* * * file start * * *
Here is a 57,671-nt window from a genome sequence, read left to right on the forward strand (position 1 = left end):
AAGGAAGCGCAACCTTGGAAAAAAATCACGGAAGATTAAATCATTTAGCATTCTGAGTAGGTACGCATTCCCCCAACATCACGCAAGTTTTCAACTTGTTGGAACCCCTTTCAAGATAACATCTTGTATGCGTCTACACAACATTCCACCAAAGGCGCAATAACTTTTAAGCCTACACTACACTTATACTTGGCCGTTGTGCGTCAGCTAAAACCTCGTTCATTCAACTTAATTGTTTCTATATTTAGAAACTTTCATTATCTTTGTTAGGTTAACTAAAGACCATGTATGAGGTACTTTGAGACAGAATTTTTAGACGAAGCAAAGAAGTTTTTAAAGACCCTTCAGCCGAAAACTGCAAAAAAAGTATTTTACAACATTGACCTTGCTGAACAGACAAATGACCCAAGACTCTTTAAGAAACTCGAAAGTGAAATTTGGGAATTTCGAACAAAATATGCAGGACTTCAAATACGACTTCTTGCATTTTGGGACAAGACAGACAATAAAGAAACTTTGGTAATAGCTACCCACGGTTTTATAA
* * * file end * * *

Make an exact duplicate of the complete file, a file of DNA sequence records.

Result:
Here is a 57,671-nt window from a genome sequence, read left to right on the forward strand (position 1 = left end):
AAGGAAGCGCAACCTTGGAAAAAAATCACGGAAGATTAAATCATTTAGCATTCTGAGTAGGTACGCATTCCCCCAACATCACGCAAGTTTTCAACTTGTTGGAACCCCTTTCAAGATAACATCTTGTATGCGTCTACACAACATTCCACCAAAGGCGCAATAACTTTTAAGCCTACACTACACTTATACTTGGCCGTTGTGCGTCAGCTAAAACCTCGTTCATTCAACTTAATTGTTTCTATATTTAGAAACTTTCATTATCTTTGTTAGGTTAACTAAAGACCATGTATGAGGTACTTTGAGACAGAATTTTTAGACGAAGCAAAGAAGTTTTTAAAGACCCTTCAGCCGAAAACTGCAAAAAAAGTATTTTACAACATTGACCTTGCTGAACAGACAAATGACCCAAGACTCTTTAAGAAACTCGAAAGTGAAATTTGGGAATTTCGAACAAAATATGCAGGACTTCAAATACGACTTCTTGCATTTTGGGACAAGACAGACAATAAAGAAACTTTGGTAATAGCTACCCACGGTTTTATAA